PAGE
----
Field Hearing: People With Disabilities Need Minor Modifications for Broadband to Work

Broadband's Impact, FCC Workshops, National Broadband Plan November 9th, 2009

, Reporter-Researcher,

WASHINGTON, November 9, 2009 – Panelists at a Federal Communications Commission field hearing on Friday agreed that there should be a national broadband plan that made high-speed internet connections accessible to everyone, including those with hearing, visual and other disabilities.

“A national broadband plan is not national if not accessible to everyone,” said Michael Richert, director of public policy for the American Foundation for the Blind.

Thus far, people with hearing or visual disabilities have been limited to the resources that are offered to those without disabilities. And those have been inadequate to meet the special needs of people with disabilities, panelists said.

FCC Commissioner Michael Copps said that soon after he first became a commissioner in 2001, he went to speak in Sioux Falls, S.D. The unemployment of the hearing disabled community was at 75 percent, he said.

“Broadband can impact education and the environment of the people with disabilities,” said Jay Wyant, president of the Alexander Graham Bell Association for the Deaf and Hard of Hearing.

With the speed increase that broadband offers vis-à-vis dial-up services, and with appropriate technology, people with disabilities are able to work from home and attend class at home. That can be useful when there are no educational facilities adaptable to students with disabilities.

However, the issue of getting the technology is not the only challenge that needs to be overcome. Educating the people using the technology is another problem.

“It is a huge issue,” said Wyant. “Parents of deaf children have no background in hearing loss.” Creating easy-to-use pieces of technology will therefore benefit both the disabled person as well as the person’s family.

“People, not just those with disabilities, but everyone, needs broadband to look for jobs and the digital literacy to do so,” said Janis Kohe, vice president of employment services division of the Cerebral Palsy Research Foundation of Kansas.

According to Alan Hubbard, chief operating officer of the National Telecommuting Institute, there are around 120 agents with disabilities working from home and without broadband they would not be able to do their job and probably would not have their jobs.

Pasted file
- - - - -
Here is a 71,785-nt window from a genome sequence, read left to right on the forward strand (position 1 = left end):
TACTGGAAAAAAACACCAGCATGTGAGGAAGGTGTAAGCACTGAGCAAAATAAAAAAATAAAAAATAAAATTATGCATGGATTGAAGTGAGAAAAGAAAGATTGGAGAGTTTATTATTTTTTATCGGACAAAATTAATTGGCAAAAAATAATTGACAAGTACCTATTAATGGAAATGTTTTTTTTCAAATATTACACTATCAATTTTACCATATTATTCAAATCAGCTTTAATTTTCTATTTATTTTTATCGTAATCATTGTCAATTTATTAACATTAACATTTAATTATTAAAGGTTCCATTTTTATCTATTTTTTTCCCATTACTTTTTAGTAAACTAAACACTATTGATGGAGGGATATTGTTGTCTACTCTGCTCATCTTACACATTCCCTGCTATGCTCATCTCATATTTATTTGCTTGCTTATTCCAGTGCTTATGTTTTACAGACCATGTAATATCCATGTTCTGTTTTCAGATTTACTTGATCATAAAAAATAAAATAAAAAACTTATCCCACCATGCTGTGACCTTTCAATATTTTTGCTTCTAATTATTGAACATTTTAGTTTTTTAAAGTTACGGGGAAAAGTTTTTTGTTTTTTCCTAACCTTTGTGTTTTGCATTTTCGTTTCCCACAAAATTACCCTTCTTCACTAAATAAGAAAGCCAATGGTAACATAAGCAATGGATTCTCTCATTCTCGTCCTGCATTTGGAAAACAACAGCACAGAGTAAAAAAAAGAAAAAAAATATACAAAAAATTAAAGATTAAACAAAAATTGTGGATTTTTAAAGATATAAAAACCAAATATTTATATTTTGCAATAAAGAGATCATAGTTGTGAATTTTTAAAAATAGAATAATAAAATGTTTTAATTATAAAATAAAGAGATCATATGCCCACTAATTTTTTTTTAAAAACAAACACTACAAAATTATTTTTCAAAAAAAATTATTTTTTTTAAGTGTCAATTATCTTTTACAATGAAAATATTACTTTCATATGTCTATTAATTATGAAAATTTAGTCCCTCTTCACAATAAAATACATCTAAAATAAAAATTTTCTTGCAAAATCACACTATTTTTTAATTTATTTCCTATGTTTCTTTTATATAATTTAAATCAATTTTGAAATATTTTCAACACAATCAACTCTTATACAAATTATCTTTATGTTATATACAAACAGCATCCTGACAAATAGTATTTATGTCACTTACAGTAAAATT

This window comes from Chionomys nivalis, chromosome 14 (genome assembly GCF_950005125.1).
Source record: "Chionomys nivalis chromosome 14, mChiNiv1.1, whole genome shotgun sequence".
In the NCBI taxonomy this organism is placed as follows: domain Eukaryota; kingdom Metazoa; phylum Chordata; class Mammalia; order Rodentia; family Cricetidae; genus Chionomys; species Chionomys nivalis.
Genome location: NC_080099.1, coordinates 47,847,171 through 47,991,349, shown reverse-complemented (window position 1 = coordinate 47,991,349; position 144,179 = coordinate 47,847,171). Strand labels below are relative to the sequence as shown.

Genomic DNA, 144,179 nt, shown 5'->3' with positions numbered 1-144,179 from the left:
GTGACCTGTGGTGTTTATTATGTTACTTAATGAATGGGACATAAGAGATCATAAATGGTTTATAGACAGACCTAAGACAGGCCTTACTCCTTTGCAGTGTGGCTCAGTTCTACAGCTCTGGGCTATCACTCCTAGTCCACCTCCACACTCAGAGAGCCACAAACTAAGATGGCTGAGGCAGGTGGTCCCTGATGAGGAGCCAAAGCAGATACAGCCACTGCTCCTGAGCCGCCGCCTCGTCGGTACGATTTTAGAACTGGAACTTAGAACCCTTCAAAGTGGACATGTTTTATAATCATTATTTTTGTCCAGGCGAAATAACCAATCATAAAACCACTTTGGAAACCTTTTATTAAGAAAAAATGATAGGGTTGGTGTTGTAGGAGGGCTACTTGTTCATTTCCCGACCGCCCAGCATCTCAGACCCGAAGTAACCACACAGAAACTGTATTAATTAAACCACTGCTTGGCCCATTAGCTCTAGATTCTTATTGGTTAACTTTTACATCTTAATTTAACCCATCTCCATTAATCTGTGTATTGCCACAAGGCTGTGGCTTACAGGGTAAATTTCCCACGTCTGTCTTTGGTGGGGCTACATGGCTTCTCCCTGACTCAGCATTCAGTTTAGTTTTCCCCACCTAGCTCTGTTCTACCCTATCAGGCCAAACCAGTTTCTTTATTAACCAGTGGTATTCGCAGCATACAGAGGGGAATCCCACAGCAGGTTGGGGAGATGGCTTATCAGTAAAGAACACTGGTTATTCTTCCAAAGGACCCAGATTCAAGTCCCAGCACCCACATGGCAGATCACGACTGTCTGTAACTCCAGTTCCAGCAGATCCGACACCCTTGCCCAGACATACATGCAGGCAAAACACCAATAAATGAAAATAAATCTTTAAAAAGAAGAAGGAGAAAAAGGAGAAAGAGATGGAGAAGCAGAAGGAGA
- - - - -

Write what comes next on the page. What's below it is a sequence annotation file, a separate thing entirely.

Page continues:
Another way that broadband could be of benefit to those with hearing or visual disabilities, as well as other consumers, is the affect that broadband is going to have on enhance 911 services, or E911.

According to Patrick Halley, government affairs director of the National Emergency Number Association, an internet protocol-based E911 service could be more accessible for those with disabilities, by creating a text-based communication as well as video connections.

With broadband, a video connection could be made with a person who has a hearing disability, and an interpreter would be able to give them instructions of what to over the video connection.

“IP-based 911 will be accessible to everyone,” said Halley.” Through this people will be able text, send video, images, photos to the emergency center,” he said. “It will be beneficial to everyone in the system.”

“People with disabilities cannot afford second class technology,” said Karen Peltz Strauss, co-chair of the Coalition of Organizations for Accessible Technology.

While at the same time, according to Ari Ne’eman, founding president of the Autistic Self Advocacy Network, affordability has to be kept in mind considering where these people are coming from.

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2 Responses to “Field Hearing: People With Disabilities Need Minor Modifications for Broadband to Work”

  1. jameysmom Says: